And finally, the available nominees for Best Documentary Short Film. The fifth nominee, When We Were Bullies, will be airing March 30th, three days after the Oscars telecast, on HBO, which we don’t have. If it’s available for standalone rental before then, I’ll jump on it and add it to the lineup here. Unless or until then, the other four are:
Audible (Netflix): The trials and tribulations of the Maryland School for the Deaf football team. Sometimes it takes a while to find other schools who’ll agree to play them, but when they do, the MSD Orioles are a finely honed machine. Behind the scenes they’re close-knit and full of stories involving one (1) soul-crushing defeat that messes up their record, a deadbeat dad who turns his life around, and one teammate’s suicide. I’m not big on actual sports, but sports films are a different story. As examined through the lenses of filmmaker Matt Ogens (Meet the Hitlers), the Orioles will have you rooting for them on and off the field.
The Queen of Basketball (New York Times on YouTube): Also from the world of sports, submitted by director Ben Proudfoot (last year’s nominated A Concerto is a Conversation) and executive producer Shaquille O’Neal, making up for far too many tacky commercials. Our guest of honor is Hall of Famer Lusia Harris, once a six-foot-three player on the Delta State University team out of Mississippi, who — along with her teammates, she points out in all humility and fairness — won three championships in their division against tremendous odds, which later earned her a sincere recruiting call from the New Orleans Jazz that led to her being The First Woman Ever Officially Drafted Into The NBA. Her story diverges from the obvious direction, so there’s no wild climax with her trashing Larry Bird on a court. Ms. Harris is candid about the roads not taken, yet well aware of her place in history and overflowing with laughter as she happily tells you all about it. She was a delight to listen to.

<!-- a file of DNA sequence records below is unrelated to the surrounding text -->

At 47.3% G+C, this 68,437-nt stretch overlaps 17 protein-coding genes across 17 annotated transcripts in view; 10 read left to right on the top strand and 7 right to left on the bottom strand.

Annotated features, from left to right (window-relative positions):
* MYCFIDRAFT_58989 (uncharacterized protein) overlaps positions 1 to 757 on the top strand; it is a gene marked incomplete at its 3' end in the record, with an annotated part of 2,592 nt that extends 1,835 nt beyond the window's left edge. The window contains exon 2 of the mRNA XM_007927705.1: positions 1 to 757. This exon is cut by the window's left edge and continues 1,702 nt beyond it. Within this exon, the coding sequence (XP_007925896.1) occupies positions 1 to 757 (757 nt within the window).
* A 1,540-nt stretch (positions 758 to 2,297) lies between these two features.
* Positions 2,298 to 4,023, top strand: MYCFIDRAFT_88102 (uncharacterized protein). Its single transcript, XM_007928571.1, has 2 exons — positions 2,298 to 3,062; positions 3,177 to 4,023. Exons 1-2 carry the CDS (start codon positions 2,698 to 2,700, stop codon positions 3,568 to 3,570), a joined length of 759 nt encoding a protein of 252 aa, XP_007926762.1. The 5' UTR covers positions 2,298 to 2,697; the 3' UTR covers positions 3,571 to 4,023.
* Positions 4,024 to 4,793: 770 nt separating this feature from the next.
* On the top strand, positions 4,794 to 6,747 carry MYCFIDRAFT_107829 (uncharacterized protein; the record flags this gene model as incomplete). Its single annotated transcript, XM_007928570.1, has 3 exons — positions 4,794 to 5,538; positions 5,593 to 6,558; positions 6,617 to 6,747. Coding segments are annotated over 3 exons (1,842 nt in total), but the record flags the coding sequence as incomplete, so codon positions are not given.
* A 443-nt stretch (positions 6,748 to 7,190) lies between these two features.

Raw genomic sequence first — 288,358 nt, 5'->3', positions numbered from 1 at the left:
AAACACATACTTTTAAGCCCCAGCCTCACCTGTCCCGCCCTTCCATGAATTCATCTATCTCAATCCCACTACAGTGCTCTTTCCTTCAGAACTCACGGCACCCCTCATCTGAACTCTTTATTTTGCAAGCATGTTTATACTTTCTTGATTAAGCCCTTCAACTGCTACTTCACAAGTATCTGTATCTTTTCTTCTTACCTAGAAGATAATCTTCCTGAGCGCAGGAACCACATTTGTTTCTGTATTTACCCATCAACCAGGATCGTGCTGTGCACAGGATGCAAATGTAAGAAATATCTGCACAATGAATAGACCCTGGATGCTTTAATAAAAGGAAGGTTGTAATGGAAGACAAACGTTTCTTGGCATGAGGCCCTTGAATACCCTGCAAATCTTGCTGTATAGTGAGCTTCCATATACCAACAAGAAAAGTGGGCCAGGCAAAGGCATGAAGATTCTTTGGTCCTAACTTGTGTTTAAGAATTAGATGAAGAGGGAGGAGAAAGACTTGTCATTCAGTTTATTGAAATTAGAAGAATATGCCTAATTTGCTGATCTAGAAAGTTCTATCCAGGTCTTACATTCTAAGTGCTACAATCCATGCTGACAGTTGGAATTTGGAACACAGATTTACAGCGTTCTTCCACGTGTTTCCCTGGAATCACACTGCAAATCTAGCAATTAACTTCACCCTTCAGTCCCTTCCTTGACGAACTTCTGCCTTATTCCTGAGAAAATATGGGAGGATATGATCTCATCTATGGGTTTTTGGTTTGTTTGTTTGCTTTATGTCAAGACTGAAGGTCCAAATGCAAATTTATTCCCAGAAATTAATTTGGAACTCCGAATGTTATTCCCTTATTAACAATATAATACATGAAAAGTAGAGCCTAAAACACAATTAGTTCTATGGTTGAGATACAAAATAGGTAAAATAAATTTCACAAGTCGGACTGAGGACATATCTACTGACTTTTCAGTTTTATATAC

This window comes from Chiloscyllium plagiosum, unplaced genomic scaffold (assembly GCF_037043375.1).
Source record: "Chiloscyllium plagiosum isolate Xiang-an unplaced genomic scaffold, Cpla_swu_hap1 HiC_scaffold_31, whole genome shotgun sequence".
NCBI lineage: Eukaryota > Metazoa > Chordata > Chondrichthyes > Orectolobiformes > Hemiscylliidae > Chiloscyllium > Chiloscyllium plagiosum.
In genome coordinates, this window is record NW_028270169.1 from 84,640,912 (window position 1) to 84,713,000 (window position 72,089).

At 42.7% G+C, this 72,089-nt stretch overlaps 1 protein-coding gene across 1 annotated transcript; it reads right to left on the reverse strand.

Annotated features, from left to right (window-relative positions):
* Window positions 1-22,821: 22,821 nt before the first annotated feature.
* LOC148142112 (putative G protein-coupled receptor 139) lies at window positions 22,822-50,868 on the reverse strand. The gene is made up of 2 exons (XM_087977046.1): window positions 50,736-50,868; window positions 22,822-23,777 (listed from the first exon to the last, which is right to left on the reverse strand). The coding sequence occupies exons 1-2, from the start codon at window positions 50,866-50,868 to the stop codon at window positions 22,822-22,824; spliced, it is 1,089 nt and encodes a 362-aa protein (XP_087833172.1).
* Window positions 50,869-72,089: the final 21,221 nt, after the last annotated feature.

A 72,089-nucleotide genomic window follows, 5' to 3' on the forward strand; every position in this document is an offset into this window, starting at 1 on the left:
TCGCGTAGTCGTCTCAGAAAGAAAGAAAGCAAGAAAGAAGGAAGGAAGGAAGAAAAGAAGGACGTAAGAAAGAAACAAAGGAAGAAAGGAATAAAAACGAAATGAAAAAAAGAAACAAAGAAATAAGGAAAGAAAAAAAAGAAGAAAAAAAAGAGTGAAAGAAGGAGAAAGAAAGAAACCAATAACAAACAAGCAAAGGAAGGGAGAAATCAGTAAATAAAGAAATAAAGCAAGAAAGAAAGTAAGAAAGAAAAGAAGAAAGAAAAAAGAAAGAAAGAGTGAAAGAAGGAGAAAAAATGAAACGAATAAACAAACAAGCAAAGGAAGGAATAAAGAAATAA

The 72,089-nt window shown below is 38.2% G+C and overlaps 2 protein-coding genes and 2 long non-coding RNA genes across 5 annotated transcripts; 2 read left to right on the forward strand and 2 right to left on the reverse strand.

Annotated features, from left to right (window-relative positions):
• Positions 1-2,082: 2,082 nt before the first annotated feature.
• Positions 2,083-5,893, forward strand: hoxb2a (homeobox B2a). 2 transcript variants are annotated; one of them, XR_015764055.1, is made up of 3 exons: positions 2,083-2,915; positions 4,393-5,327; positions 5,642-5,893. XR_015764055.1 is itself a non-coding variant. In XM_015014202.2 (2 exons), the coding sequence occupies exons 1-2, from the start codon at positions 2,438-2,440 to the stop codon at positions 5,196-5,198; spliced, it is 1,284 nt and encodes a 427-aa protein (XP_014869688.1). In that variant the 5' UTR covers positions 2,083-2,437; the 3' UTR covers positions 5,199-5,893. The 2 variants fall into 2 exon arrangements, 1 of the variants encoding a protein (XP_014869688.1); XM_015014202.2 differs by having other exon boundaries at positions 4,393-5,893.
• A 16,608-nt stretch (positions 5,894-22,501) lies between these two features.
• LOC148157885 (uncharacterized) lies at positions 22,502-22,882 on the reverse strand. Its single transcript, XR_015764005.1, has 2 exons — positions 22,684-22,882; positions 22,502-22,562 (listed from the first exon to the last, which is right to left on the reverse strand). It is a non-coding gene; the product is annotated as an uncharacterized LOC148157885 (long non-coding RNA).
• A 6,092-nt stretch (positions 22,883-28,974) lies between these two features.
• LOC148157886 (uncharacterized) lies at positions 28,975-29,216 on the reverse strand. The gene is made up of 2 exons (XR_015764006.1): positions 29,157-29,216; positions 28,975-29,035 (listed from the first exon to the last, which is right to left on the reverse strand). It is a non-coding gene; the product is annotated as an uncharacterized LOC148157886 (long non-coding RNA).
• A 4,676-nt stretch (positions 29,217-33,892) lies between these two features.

Lead Me Home (Netflix): Interviews and dispiriting ride-alongs with West Coast homeless folks in L.A., San Francisco and Seattle, where little has changed with that crisis in the decades since Phil Collins’ video for “Another Day in Paradise”. Shots of high-rise downtown decadence and copious “FOR RENT” signs hung upon empty upscale apartments are juxtaposed with rows and rows and rows and rows of big-city camp-outs, which certainly look more detailed and disquieting than ever through 4K cameras. The same subject was covered in brief on tonight’s new episode of Mr. Mayor, which went one step further in acknowledging that some long-term problems defy quick fixes or relentless hectoring, but filmmakers Pedro Kos and Jon Shenk (Athlete A) do an exemplary job of letting their interviewees tell their own stories, when they’re comfortable enough to trust them.
Three Songs for Benazir (Netflix): A newlywed refugee who’s lived all his life in the outskirts of Kabul decides he really, really wants to be the first man in his tribe/family/circle to join the Afghani military and do his part. Without a formal education, the enlistment requirements aren’t easy. Also, that whole “newlywed” status means leaving his wife — and later their kids — to her own devices. You can’t blame the youngster for his enthusiasm, but his personal fight to defy rejection takes a sharp curve away from the either/or endings he might’ve imagined for himself and don’t leave the viewer with much reason to cheer. That’s nonstop wartime for you, as filmed before our forces fled the country. In some ways the post-fiasco follow-up interviews have been more interesting than the short itself.
…and those are the short that were. Coming soon: an even ridiculously longer rundown of the rest of my Oscar Quest ’22 viewing experience. It’s me, it’s who I am and what I do, even if people look at me funny whenever I bring it up and no one else is watching any of this stuff, not even the freebies. Not that I’m bitter!